The NYTimes recently ran an interesting story on how “Hasidic Jews” dress during the summer months. Or more aptly, the article titled “Dressing with Faith, Not Heat, and In Mind” described how they don’t really dress differently during the sweltering summer months. Just thinking about the topic makes me feel a tad toasty, so stay cool out there! Lastly, I'm "surprised" the article didn't mention anything deodorant... ;-)
|Oy Vey! via Flickr|
Key excerpts provided bellow:
Some New Yorkers who are not Hasidic surely ask themselves: How on earth do they stay cool?
The answer is a mix of the spiritual and, yes, the creatively physical. The Hasidim will tell you they have learned to live comfortably in all seasons with their daily attire.
“I think I’m not as hot as other people because the sun is not on me,” said Chany Friedman, who was shopping recently in Borough Park, Brooklyn, with two of her five children in tow, wearing a sweater and dense stockings in addition to other concealing clothing. “If I’m covered, the sun is not on me. I’m happy that I’m not exposed to the world.” “That’s what Ha-Shem wants from us.”
“Does anybody ask a congressman why he walks into Congress with a suit or a Wall Street executive why he goes to work in a suit?” asked Isaac Abraham, a leader in the Satmar Hasidic community.
Still, Hasidim have found subtle ways to beat the heat.
In Borough Park, women snatch up neckline-hugging shells that allow them to wear thin, long-sleeved and open-necked blouses from, say, Macy’s. Hasidic men seek a frock coat made of lighter-weight, drip-dry polyester, without a shape-holding canvas lining, and lightweight weaves in the fringed, four-cornered, woolen poncho known as tzitzit, a daily version of the prayer shawl that is worn over a white shirt. Also, men will go jacketless when working or driving, though any substantial stroll along a public sidewalk requires a suit jacket or frock coat, known in Yiddish as a rekel or in its longer and fancier Sabbath version as a bekishe.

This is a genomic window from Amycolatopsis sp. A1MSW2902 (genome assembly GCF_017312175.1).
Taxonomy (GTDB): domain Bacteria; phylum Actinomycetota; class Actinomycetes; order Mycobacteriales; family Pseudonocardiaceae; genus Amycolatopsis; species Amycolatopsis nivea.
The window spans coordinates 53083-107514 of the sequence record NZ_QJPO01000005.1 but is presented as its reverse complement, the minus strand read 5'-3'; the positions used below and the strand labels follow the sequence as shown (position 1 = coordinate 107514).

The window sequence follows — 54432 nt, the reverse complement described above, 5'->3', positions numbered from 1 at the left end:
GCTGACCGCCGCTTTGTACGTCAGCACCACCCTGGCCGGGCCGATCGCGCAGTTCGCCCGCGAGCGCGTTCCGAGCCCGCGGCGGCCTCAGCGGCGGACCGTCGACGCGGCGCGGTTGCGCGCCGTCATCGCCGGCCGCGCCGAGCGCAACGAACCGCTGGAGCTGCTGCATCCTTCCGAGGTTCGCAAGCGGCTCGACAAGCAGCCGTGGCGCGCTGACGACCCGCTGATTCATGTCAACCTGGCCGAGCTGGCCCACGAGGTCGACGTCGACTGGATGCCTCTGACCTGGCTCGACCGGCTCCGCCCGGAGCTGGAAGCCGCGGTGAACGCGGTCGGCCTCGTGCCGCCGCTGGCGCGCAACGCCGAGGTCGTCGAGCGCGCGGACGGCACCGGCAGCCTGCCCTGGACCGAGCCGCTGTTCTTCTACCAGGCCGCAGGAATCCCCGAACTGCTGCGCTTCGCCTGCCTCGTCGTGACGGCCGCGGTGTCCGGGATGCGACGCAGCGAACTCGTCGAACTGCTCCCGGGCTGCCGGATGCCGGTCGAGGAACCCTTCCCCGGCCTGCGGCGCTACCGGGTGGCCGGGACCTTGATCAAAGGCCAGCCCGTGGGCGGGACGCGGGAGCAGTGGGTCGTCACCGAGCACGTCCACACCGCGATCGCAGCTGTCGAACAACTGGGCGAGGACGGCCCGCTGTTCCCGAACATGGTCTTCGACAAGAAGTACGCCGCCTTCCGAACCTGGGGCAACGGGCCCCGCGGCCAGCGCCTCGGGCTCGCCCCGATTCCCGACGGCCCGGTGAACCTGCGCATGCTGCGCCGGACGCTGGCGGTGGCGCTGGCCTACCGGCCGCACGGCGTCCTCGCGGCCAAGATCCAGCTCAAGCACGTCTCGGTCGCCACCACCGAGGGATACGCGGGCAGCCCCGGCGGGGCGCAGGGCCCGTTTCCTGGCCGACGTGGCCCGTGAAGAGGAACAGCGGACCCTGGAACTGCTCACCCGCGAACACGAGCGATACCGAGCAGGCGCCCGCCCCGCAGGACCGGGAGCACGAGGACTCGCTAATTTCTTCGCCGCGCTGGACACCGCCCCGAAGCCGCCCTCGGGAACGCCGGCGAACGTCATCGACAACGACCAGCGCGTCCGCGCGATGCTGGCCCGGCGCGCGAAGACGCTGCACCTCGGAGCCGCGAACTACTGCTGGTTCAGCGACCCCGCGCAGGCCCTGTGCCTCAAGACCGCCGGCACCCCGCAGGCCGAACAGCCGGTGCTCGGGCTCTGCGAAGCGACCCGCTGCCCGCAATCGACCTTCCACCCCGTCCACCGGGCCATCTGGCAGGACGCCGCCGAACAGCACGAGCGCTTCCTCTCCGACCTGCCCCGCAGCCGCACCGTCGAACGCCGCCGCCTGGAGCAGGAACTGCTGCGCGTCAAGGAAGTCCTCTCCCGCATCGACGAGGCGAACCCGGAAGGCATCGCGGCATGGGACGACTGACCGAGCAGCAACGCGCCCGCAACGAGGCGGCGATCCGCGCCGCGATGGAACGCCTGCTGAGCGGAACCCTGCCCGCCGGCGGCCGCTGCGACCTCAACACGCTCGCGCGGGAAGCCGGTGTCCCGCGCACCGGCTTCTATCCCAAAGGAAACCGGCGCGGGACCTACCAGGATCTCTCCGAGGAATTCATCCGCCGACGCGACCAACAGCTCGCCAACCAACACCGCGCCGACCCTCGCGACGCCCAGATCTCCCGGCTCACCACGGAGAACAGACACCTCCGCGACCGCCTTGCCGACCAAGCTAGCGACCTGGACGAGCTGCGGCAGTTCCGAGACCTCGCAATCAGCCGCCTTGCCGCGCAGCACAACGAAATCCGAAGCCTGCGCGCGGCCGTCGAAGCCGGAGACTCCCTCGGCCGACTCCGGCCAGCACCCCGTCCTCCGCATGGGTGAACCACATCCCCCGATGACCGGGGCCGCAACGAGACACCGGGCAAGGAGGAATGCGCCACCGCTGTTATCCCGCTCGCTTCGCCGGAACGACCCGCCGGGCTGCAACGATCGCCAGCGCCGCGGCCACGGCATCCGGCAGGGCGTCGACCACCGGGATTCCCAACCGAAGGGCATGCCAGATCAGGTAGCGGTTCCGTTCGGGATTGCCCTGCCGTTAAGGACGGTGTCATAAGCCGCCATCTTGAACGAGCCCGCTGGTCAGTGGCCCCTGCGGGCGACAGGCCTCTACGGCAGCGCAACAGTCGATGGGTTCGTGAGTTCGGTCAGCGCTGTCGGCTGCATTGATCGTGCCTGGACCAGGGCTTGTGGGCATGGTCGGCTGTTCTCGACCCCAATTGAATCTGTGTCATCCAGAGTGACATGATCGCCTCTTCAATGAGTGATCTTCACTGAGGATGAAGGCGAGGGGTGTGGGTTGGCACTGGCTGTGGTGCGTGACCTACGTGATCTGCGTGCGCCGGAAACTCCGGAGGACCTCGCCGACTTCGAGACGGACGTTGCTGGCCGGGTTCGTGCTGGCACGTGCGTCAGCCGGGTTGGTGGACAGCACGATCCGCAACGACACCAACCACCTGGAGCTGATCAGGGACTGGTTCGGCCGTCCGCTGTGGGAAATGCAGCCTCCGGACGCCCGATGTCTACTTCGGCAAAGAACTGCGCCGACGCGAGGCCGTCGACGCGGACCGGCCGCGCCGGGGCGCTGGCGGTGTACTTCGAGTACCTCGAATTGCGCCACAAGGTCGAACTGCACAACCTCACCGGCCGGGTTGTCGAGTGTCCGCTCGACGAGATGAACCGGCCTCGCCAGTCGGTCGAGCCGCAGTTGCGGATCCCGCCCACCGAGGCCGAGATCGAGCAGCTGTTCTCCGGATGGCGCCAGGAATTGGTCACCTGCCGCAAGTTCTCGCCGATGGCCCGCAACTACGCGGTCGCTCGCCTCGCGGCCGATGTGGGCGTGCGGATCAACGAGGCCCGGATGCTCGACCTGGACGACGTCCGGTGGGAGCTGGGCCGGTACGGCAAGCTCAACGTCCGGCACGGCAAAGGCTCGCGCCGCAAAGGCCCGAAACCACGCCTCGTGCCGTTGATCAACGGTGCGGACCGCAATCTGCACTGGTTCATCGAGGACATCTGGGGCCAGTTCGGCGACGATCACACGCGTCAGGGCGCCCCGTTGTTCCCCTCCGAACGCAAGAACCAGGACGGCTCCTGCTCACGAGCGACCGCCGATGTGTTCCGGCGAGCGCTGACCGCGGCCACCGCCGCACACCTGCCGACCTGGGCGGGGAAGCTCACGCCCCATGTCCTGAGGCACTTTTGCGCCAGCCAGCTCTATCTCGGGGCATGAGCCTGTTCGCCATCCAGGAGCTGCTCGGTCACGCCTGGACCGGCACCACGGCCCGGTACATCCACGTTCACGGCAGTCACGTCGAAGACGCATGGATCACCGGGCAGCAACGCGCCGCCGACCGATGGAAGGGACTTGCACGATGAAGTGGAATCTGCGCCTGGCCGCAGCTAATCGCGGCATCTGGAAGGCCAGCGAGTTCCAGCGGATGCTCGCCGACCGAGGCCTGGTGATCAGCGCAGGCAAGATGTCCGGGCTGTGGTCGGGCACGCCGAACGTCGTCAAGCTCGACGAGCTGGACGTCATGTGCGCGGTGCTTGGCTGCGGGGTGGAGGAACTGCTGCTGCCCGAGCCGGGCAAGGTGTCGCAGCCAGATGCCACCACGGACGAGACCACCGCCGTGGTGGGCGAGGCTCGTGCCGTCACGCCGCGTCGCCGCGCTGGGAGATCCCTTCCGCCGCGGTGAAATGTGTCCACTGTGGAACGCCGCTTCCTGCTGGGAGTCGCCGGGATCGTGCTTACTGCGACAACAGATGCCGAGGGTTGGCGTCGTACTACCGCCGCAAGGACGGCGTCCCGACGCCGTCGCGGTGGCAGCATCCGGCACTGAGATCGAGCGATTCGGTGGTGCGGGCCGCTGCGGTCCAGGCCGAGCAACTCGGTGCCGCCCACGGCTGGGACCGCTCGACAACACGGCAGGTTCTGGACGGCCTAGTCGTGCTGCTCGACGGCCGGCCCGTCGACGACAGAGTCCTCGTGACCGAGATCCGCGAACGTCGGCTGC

Even the shtreimel, the tall, cylindrical, Russian sable hat that Hasidic men wear on the Sabbath to dignify the day, has been modified in recent years, with holes in the crown to provide a kind of ersatz air-conditioning. Those innovations may not seem to offer that much relief, but in Hasidic philosophy, it is more important to please God.
“The equation of burden doesn’t come into play, when that’s the tradition you’re brought up in,” said Amram Weinstock, 65, a Satmar Hasid who was shopping at G&B Clothing in Borough Park, a store with racks of suits, in numbers to rival Brooks Brothers, although these suits come only in shades of black, navy blue and gray. “We are happy to live that tradition and feel uplifted by living that sort of life,” Mr. Weinstock said. “This is how our parents went; this is how our grandparents went.”
“You shvitz!” the man said, using the Yiddish word for sweat. But his “what’s the big deal?” expression seemed to shrug off the problem as a piddling price to pay for a virtuous lifestyle.